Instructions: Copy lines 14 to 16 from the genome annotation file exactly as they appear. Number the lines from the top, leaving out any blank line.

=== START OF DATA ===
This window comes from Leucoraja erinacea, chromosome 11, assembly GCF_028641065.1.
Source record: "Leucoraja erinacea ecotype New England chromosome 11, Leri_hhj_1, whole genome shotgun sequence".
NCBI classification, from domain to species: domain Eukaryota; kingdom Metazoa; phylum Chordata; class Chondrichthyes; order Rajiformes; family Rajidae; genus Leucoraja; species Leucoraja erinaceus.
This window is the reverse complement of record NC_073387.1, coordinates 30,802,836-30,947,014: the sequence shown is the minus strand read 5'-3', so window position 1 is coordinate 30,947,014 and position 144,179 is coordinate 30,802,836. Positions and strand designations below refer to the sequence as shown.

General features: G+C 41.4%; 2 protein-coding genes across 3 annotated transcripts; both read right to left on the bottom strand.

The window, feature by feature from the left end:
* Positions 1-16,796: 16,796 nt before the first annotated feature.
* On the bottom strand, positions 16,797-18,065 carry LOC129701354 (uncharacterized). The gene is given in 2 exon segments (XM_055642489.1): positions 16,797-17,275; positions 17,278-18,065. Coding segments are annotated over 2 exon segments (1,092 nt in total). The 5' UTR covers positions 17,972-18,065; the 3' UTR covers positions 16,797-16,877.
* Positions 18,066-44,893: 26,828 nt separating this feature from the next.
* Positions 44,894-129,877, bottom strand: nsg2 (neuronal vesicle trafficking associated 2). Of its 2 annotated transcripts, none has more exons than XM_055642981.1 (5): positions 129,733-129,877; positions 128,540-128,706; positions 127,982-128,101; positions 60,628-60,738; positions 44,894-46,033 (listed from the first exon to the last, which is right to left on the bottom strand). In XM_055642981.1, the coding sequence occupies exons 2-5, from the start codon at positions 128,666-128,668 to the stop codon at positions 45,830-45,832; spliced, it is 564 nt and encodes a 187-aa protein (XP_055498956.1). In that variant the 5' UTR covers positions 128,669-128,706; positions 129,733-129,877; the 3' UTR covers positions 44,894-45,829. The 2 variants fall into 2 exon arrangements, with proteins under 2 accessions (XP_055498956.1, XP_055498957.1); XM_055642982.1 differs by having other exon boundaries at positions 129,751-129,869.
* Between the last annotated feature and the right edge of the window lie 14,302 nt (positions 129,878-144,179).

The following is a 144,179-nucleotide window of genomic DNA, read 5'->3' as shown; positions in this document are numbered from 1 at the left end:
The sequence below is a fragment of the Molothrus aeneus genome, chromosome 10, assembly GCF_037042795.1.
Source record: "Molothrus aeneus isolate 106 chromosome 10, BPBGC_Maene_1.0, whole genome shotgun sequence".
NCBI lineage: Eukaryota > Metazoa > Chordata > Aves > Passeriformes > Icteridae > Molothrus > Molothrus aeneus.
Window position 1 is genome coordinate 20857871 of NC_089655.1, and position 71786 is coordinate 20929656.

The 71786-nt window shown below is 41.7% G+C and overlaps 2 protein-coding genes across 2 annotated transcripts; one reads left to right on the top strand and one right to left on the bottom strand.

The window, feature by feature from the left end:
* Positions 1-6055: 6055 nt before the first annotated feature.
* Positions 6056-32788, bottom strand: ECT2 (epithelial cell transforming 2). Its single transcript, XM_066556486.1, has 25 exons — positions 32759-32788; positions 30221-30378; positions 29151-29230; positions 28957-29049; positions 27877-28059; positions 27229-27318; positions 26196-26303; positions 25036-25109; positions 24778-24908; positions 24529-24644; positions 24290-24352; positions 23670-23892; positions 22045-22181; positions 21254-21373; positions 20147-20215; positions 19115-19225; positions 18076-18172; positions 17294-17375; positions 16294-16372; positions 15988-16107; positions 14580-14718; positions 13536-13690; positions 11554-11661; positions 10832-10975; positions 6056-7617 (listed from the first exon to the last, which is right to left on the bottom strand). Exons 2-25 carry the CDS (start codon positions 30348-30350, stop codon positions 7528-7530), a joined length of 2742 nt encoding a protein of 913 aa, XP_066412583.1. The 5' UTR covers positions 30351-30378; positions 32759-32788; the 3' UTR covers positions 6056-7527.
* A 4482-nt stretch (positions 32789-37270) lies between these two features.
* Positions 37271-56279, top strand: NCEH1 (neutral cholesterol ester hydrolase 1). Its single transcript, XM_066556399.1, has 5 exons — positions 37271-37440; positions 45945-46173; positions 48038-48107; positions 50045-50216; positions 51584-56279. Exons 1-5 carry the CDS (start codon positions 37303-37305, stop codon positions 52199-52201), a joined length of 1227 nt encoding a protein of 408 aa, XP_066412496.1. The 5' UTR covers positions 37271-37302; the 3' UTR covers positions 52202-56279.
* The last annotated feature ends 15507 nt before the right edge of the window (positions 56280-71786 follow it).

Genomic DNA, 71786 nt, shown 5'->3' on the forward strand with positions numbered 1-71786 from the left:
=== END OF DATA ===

Source record: "Molothrus aeneus isolate 106 chromosome 10, BPBGC_Maene_1.0, whole genome shotgun sequence".
NCBI lineage: Eukaryota > Metazoa > Chordata > Aves > Passeriformes > Icteridae > Molothrus > Molothrus aeneus.
Window position 1 is genome coordinate 20857871 of NC_089655.1, and position 71786 is coordinate 20929656.